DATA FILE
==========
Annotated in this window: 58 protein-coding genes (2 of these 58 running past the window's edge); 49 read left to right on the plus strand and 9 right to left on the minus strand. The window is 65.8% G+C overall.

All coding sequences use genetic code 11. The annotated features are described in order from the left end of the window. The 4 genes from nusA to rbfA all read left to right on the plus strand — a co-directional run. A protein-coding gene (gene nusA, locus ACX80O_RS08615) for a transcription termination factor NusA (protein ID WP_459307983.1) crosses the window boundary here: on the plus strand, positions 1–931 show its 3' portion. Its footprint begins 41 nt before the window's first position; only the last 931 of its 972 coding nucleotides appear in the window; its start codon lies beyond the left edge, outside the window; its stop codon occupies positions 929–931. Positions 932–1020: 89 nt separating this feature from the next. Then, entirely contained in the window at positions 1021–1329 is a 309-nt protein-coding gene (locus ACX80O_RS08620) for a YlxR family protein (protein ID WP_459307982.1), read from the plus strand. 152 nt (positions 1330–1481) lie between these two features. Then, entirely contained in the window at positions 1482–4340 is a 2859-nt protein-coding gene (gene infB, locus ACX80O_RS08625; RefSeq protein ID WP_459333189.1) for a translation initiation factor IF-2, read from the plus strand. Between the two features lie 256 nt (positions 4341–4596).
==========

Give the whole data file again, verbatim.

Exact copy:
Annotated in this window: 58 protein-coding genes (2 of these 58 running past the window's edge); 49 read left to right on the plus strand and 9 right to left on the minus strand. The window is 65.8% G+C overall.

All coding sequences use genetic code 11. The annotated features are described in order from the left end of the window. The 4 genes from nusA to rbfA all read left to right on the plus strand — a co-directional run. A protein-coding gene (gene nusA, locus ACX80O_RS08615) for a transcription termination factor NusA (protein ID WP_459307983.1) crosses the window boundary here: on the plus strand, positions 1–931 show its 3' portion. Its footprint begins 41 nt before the window's first position; only the last 931 of its 972 coding nucleotides appear in the window; its start codon lies beyond the left edge, outside the window; its stop codon occupies positions 929–931. Positions 932–1020: 89 nt separating this feature from the next. Then, entirely contained in the window at positions 1021–1329 is a 309-nt protein-coding gene (locus ACX80O_RS08620) for a YlxR family protein (protein ID WP_459307982.1), read from the plus strand. 152 nt (positions 1330–1481) lie between these two features. Then, entirely contained in the window at positions 1482–4340 is a 2859-nt protein-coding gene (gene infB, locus ACX80O_RS08625; RefSeq protein ID WP_459333189.1) for a translation initiation factor IF-2, read from the plus strand. Between the two features lie 256 nt (positions 4341–4596).